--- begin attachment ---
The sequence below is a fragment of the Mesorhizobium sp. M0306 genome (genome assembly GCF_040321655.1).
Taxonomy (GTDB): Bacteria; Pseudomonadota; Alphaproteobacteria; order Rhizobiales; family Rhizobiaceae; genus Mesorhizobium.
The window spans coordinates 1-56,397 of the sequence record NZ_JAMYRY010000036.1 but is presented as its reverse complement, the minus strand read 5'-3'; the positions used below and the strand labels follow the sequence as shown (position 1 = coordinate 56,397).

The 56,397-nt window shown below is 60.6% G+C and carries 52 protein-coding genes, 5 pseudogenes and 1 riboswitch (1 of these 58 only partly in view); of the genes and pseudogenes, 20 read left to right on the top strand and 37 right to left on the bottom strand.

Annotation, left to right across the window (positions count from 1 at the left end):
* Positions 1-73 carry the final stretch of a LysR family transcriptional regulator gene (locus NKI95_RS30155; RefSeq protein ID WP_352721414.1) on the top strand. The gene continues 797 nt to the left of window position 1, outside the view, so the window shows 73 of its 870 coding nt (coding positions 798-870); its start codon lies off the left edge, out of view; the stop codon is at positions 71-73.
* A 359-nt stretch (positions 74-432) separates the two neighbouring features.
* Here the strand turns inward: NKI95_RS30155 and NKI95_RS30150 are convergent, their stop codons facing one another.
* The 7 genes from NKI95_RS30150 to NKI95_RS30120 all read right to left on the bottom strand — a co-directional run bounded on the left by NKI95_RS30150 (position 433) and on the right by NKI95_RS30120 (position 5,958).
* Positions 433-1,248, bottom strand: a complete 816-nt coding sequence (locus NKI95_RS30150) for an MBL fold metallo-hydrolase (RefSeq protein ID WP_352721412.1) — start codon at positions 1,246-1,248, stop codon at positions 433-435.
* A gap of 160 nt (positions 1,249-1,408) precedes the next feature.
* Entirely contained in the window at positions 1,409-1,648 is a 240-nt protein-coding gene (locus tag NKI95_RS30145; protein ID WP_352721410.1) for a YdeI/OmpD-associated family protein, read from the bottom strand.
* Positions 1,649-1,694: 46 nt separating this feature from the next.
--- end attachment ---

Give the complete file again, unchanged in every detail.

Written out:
The sequence below is a fragment of the Mesorhizobium sp. M0306 genome (genome assembly GCF_040321655.1).
Taxonomy (GTDB): Bacteria; Pseudomonadota; Alphaproteobacteria; order Rhizobiales; family Rhizobiaceae; genus Mesorhizobium.
The window spans coordinates 1-56,397 of the sequence record NZ_JAMYRY010000036.1 but is presented as its reverse complement, the minus strand read 5'-3'; the positions used below and the strand labels follow the sequence as shown (position 1 = coordinate 56,397).

The 56,397-nt window shown below is 60.6% G+C and carries 52 protein-coding genes, 5 pseudogenes and 1 riboswitch (1 of these 58 only partly in view); of the genes and pseudogenes, 20 read left to right on the top strand and 37 right to left on the bottom strand.

Annotation, left to right across the window (positions count from 1 at the left end):
* Positions 1-73 carry the final stretch of a LysR family transcriptional regulator gene (locus NKI95_RS30155; RefSeq protein ID WP_352721414.1) on the top strand. The gene continues 797 nt to the left of window position 1, outside the view, so the window shows 73 of its 870 coding nt (coding positions 798-870); its start codon lies off the left edge, out of view; the stop codon is at positions 71-73.
* A 359-nt stretch (positions 74-432) separates the two neighbouring features.
* Here the strand turns inward: NKI95_RS30155 and NKI95_RS30150 are convergent, their stop codons facing one another.
* The 7 genes from NKI95_RS30150 to NKI95_RS30120 all read right to left on the bottom strand — a co-directional run bounded on the left by NKI95_RS30150 (position 433) and on the right by NKI95_RS30120 (position 5,958).
* Positions 433-1,248, bottom strand: a complete 816-nt coding sequence (locus NKI95_RS30150) for an MBL fold metallo-hydrolase (RefSeq protein ID WP_352721412.1) — start codon at positions 1,246-1,248, stop codon at positions 433-435.
* A gap of 160 nt (positions 1,249-1,408) precedes the next feature.
* Entirely contained in the window at positions 1,409-1,648 is a 240-nt protein-coding gene (locus tag NKI95_RS30145; protein ID WP_352721410.1) for a YdeI/OmpD-associated family protein, read from the bottom strand.
* Positions 1,649-1,694: 46 nt separating this feature from the next.